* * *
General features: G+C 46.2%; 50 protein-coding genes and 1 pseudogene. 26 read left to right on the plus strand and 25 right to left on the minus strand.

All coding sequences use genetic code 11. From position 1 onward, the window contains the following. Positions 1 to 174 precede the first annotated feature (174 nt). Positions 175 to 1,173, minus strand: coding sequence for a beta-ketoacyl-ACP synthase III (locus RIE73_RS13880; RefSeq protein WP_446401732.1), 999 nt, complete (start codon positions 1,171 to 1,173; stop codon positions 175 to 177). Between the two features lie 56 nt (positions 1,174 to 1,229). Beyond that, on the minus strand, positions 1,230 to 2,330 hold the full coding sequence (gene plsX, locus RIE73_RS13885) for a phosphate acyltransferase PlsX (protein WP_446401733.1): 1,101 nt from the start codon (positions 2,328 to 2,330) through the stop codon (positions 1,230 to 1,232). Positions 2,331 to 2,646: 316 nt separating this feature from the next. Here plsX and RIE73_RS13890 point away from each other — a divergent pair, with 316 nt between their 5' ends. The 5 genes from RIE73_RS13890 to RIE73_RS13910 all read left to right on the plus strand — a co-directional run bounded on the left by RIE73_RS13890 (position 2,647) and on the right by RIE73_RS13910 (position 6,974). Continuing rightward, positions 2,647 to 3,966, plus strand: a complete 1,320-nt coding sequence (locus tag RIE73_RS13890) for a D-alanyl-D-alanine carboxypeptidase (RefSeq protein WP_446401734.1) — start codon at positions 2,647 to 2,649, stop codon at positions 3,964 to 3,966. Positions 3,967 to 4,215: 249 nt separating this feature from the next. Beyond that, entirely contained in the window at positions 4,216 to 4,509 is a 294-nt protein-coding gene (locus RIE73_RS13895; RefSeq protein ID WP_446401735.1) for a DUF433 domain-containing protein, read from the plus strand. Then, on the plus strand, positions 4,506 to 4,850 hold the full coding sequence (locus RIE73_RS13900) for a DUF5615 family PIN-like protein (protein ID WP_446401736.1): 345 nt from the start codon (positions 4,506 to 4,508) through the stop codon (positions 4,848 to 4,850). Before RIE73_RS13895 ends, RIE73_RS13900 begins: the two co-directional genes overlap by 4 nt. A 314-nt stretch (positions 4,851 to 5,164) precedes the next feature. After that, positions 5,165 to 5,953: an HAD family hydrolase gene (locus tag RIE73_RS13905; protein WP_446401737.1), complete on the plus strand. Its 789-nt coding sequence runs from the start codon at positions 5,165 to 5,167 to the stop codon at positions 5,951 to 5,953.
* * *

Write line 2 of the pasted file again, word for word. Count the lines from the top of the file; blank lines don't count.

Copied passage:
All coding sequences use genetic code 11. From position 1 onward, the window contains the following. Positions 1 to 174 precede the first annotated feature (174 nt). Positions 175 to 1,173, minus strand: coding sequence for a beta-ketoacyl-ACP synthase III (locus RIE73_RS13880; RefSeq protein WP_446401732.1), 999 nt, complete (start codon positions 1,171 to 1,173; stop codon positions 175 to 177). Between the two features lie 56 nt (positions 1,174 to 1,229). Beyond that, on the minus strand, positions 1,230 to 2,330 hold the full coding sequence (gene plsX, locus RIE73_RS13885) for a phosphate acyltransferase PlsX (protein WP_446401733.1): 1,101 nt from the start codon (positions 2,328 to 2,330) through the stop codon (positions 1,230 to 1,232). Positions 2,331 to 2,646: 316 nt separating this feature from the next. Here plsX and RIE73_RS13890 point away from each other — a divergent pair, with 316 nt between their 5' ends. The 5 genes from RIE73_RS13890 to RIE73_RS13910 all read left to right on the plus strand — a co-directional run bounded on the left by RIE73_RS13890 (position 2,647) and on the right by RIE73_RS13910 (position 6,974). Continuing rightward, positions 2,647 to 3,966, plus strand: a complete 1,320-nt coding sequence (locus tag RIE73_RS13890) for a D-alanyl-D-alanine carboxypeptidase (RefSeq protein WP_446401734.1) — start codon at positions 2,647 to 2,649, stop codon at positions 3,964 to 3,966. Positions 3,967 to 4,215: 249 nt separating this feature from the next. Beyond that, entirely contained in the window at positions 4,216 to 4,509 is a 294-nt protein-coding gene (locus RIE73_RS13895; RefSeq protein ID WP_446401735.1) for a DUF433 domain-containing protein, read from the plus strand. Then, on the plus strand, positions 4,506 to 4,850 hold the full coding sequence (locus RIE73_RS13900) for a DUF5615 family PIN-like protein (protein ID WP_446401736.1): 345 nt from the start codon (positions 4,506 to 4,508) through the stop codon (positions 4,848 to 4,850). Before RIE73_RS13895 ends, RIE73_RS13900 begins: the two co-directional genes overlap by 4 nt. A 314-nt stretch (positions 4,851 to 5,164) precedes the next feature. After that, positions 5,165 to 5,953: an HAD family hydrolase gene (locus tag RIE73_RS13905; protein WP_446401737.1), complete on the plus strand. Its 789-nt coding sequence runs from the start codon at positions 5,165 to 5,167 to the stop codon at positions 5,951 to 5,953.